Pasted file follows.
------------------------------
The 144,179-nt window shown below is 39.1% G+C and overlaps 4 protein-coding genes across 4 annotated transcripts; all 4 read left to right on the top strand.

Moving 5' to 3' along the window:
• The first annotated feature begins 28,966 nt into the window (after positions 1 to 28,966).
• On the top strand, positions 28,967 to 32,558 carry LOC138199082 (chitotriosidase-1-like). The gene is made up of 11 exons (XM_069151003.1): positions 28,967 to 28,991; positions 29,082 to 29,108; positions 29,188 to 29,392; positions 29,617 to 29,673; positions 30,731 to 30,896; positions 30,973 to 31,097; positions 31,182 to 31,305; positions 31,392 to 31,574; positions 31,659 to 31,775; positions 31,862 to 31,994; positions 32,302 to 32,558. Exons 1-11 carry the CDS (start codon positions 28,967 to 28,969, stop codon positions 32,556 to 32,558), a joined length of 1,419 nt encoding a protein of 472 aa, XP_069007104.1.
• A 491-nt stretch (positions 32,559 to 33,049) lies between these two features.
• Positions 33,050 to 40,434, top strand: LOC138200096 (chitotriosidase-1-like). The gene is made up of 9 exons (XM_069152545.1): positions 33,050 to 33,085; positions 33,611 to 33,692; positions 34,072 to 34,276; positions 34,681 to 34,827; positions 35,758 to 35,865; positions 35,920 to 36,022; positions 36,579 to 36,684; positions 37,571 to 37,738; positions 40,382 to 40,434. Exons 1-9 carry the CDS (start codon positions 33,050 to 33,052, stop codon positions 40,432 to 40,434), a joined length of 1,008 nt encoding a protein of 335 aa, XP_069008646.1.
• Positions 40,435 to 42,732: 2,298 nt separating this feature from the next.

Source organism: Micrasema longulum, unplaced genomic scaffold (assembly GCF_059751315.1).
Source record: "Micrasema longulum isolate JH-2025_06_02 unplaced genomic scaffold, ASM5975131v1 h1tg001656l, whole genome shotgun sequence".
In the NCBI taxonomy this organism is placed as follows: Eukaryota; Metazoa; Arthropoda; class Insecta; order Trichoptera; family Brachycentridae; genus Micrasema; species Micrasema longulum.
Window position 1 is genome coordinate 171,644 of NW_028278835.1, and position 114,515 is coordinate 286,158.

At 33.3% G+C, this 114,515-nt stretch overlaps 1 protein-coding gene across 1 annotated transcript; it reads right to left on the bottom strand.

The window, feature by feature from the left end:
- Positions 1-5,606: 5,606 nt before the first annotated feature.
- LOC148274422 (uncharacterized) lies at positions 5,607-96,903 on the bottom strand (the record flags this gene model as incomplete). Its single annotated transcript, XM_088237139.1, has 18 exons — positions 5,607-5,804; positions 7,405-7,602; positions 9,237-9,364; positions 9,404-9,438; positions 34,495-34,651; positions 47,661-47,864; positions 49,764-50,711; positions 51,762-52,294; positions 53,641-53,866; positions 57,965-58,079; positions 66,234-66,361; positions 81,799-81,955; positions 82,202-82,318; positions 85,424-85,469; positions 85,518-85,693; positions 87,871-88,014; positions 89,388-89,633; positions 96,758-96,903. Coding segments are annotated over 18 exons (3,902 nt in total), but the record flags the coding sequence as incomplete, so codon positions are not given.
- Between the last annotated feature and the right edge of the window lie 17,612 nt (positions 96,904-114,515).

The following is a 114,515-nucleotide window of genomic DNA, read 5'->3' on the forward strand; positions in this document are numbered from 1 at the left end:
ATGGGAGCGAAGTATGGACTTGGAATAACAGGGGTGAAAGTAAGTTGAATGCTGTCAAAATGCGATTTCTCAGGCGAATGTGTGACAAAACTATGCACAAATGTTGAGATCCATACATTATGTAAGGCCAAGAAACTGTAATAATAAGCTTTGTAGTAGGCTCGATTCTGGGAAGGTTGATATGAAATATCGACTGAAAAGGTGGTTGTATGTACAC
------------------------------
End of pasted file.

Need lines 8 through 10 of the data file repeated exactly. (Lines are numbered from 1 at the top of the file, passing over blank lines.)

Source organism: Micrasema longulum, unplaced genomic scaffold (assembly GCF_059751315.1).
Source record: "Micrasema longulum isolate JH-2025_06_02 unplaced genomic scaffold, ASM5975131v1 h1tg001656l, whole genome shotgun sequence".
In the NCBI taxonomy this organism is placed as follows: Eukaryota; Metazoa; Arthropoda; class Insecta; order Trichoptera; family Brachycentridae; genus Micrasema; species Micrasema longulum.